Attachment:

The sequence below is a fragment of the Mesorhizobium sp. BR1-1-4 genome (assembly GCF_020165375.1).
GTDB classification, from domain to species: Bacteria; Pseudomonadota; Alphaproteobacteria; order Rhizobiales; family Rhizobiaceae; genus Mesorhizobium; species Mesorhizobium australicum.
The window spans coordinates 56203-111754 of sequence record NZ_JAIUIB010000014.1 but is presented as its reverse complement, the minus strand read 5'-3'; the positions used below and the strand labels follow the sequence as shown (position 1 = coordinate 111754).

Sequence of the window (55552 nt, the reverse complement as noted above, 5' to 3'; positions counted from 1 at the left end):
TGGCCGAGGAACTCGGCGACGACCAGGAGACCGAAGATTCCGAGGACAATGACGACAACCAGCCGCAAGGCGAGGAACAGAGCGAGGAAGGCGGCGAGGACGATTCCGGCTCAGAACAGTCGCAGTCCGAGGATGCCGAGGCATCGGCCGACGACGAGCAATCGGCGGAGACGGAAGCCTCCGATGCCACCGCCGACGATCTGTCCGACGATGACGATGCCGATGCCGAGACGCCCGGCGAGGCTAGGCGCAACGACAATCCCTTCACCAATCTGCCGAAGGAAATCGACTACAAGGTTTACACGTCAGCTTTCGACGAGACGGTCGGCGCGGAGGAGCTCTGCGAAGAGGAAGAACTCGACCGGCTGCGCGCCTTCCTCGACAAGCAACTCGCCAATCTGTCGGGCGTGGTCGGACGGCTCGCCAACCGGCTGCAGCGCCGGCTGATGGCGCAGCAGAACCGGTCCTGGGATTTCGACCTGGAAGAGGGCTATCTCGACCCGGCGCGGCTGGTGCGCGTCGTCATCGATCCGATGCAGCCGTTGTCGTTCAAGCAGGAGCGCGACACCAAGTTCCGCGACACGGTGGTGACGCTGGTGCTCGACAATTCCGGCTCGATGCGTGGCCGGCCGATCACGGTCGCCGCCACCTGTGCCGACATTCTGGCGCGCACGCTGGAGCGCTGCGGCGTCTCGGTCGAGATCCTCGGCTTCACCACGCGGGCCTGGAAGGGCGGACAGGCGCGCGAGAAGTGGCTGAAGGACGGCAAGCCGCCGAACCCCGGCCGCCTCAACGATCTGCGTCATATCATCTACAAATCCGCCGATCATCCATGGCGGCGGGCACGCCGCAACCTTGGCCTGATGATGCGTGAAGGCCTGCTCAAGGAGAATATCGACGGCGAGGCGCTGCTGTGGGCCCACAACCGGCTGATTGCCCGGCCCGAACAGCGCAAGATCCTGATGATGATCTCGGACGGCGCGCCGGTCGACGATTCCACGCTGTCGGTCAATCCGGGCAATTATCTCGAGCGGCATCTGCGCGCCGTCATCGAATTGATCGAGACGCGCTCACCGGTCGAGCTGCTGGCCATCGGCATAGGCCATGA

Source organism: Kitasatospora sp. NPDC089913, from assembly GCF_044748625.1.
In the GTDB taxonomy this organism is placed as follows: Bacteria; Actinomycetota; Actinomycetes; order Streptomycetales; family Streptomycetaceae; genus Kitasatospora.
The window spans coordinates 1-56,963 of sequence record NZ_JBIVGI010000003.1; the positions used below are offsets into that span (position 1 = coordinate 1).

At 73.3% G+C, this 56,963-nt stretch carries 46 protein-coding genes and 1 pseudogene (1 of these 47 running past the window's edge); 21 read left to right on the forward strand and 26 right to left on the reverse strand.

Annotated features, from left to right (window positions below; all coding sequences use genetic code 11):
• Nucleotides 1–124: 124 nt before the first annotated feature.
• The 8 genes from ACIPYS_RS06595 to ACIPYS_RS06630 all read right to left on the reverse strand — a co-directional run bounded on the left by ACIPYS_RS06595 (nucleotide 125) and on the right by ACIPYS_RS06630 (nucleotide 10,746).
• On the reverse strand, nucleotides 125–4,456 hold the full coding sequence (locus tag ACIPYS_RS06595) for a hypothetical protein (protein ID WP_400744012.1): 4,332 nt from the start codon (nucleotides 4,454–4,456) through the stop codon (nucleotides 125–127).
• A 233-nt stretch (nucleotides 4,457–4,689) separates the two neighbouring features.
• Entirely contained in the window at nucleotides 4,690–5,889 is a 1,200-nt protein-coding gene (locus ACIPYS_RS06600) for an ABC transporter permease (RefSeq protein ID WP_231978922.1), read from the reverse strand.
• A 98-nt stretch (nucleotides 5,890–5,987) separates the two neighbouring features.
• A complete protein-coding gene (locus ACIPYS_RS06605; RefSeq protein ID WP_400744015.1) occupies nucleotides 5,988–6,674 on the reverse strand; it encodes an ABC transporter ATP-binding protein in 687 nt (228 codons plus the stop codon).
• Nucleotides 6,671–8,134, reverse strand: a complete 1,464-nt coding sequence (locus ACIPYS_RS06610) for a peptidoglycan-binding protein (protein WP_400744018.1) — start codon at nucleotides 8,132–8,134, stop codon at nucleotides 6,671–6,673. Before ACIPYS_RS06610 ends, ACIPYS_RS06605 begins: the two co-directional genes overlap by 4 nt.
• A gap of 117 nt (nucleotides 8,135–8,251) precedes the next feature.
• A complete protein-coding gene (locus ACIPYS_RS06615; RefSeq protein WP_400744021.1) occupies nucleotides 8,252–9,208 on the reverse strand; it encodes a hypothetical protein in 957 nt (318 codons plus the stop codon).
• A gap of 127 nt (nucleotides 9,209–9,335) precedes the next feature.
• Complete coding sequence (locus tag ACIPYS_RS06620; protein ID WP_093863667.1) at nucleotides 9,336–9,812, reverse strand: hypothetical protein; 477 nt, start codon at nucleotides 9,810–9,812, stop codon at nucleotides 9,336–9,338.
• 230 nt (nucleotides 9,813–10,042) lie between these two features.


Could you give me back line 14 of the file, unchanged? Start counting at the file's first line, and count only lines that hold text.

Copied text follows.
• A 233-nt stretch (nucleotides 4,457–4,689) separates the two neighbouring features.